Valuing a Community Pharmacy and Other Financial Considerations
By Tony De Nicola
The process of valuing a business, large or small, can be a complex one. There are numerous approaches to the process, many variables and a wealth of published material from which one can get input on how to perform the process. This material ranges from lengthy, hardcover books to many, many magazine articles and other source material that discusses, delves into and deals with the process.
There are many in the pharmacy world, academics, business owners, outside professionals and lenders who constantly declare that evaluating a pharmacy is a process that requires special skills and knowledge, and the many of the premises on which the valuations are based are special and unique to the world of pharmacy. While there is some truth to this premise, much of the valuation process of any business, large or small, public or private, depends on sales, profits and what I term “free cash flow.” Simply put, free cash flow is money available from gross profits to meet a buyer’s three most important needs:
- The need to pay him or herself a decent managerial salary for running the business or, in the case of an absentee owner, to pay a manager to run it for them.
- The need to get a reasonable return on any cash investment they make in the purchase, since they are putting out money at risk.
- The need to service any debt incurred in the course of the transaction.
The first two of these are definitely variable. One person’s idea of a “decent” salary may not be another’s. Depending upon what the current earning power of the buyer is, where they are or are not employed, what their needs and expectations are, this figure can vary widely. Many people are willing to work for little or no salary for some period of time, in order to build a business, grow the sales, investing the profits back into the business, what otherwise might be their salary. They may have the support, financial and otherwise, of a spouse or partner while doing this. Others may need to draw a salary as soon as they purchase a business, in order to support themselves or their families, or both.
On the matter of return on investment (ROI), that, too, is a variable. One simple premise that might be applied here is that a buyer’s return on his or her cash investment should be at least TWICE what they might expect from some sort of very conservative fixed income investment, T-Bills, municipal bonds or the like. When one considers that investing in a business is always a risk, no matter how minimal, I like to apply this rule of thumb in order to make sure that if a buyer is investing significant dollars in the acquisition of a pharmacy, their expectations in the way of return on that investment are reasonable. But to reiterate the earlier premise, this is definitely a variable item. A buyer might be willing to settle for NO return on his or her cash investment in order to make an acquisition work from a financial standpoint.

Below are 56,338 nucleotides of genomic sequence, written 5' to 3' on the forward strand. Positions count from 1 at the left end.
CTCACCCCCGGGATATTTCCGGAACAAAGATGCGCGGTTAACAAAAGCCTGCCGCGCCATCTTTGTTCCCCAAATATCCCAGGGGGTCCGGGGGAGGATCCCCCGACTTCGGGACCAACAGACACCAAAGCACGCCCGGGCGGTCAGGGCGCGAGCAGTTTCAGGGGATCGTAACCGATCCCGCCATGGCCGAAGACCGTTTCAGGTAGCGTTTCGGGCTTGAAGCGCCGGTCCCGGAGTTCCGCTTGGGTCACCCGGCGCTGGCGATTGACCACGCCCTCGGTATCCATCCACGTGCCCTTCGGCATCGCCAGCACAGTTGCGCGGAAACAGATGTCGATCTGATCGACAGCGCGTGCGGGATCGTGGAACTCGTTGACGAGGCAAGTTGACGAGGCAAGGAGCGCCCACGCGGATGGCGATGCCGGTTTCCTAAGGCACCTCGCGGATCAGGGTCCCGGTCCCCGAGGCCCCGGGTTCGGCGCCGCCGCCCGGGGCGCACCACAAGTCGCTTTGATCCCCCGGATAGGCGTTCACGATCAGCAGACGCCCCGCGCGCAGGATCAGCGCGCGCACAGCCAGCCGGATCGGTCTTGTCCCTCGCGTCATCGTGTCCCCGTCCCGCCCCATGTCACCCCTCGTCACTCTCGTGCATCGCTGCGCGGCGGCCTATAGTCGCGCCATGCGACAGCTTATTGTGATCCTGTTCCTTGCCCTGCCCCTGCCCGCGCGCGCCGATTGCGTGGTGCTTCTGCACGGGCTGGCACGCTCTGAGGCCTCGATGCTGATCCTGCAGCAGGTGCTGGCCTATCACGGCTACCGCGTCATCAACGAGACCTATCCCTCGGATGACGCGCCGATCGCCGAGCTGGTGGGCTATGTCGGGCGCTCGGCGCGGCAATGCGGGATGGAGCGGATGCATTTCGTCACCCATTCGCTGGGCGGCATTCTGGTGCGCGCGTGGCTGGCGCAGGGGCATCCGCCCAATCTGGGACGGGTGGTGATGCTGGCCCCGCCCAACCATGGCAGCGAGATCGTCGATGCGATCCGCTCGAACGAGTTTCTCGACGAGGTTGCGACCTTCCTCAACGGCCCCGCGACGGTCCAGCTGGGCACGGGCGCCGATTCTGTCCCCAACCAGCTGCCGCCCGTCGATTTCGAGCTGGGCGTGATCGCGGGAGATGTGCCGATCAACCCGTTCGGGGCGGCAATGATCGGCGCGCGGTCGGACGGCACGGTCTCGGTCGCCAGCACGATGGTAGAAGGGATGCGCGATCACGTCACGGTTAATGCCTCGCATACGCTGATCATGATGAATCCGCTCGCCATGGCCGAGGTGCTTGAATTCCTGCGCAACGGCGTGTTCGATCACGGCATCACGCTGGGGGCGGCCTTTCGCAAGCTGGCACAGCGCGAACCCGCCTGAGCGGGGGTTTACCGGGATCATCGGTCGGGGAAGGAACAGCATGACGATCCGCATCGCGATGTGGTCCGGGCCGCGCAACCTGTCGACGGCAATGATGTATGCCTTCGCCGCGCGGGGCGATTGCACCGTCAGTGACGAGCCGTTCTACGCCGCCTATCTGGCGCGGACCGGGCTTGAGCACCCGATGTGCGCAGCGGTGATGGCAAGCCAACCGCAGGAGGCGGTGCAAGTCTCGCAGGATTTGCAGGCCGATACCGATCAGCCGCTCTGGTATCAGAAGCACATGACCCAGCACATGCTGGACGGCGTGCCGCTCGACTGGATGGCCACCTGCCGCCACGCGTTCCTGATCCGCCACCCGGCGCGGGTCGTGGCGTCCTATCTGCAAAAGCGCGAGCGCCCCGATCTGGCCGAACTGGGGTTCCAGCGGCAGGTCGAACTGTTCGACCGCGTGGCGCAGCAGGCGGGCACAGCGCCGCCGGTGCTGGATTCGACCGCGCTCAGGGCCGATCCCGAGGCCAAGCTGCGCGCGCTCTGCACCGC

The third item, debt service, is definitely NOT a variable. When a buyer signs a note for money borrowed to purchase a business, regardless of the source of funds, they MUST have the free cash flow to service this debt in a timely manner, or else risk losing everything they have invested in terms of time and money. Accordingly, when evaluating a pharmacy acquisition, it is critical that the prospective purchaser have a clear understanding of what the debt service will be and, to the best of their ability, ascertain that the free cash flow of the business can support that debt service, as well as all the expenses required to run the business.
It is important for prospective buyers (and sellers) to keep these premises in mind when evaluating a pharmacy for purchase or for sale, either way. For buyers, the ability to meet these criteria will be important to their economic and professional future. For sellers, the ability to correctly value the business will enable them to hopefully sell at a fair price, one commensurate with the stated value in the market. This issue comes into play in two areas, one where the seller may be the lender on the transaction, holding some portion of the purchase price in a note of some kind, the other where the seller owns the property the business occupies and, regardless of financing considerations, will still be a landlord to the new owner.
Last but not least, I am definitely NOT in favor of applying so called “rules of thumb” or formulas when valuing a pharmacy, particularly if they are keyed to sales in any way. With all due respect to the many of my colleagues, financial professionals and academics as well as other consultants, who may suggest using some sort of percentage of annual sales or multiple of daily or monthly sales when valuing a pharmacy, my experience over the years tells me that these formulas rarely if ever address the three issues I have raised earlier in this article. The same holds true for multiples of net worth. To use these as anything more than a rough guideline is, I believe, doing a disservice to a buyer, a seller or both, when evaluating a pharmacy prior to its sale.
This material is copywrited by Anthony P. De Nicola of Buy-SellaPharmacy.com, Inc. Publication or reprinting without the express permission of the author is forbidden.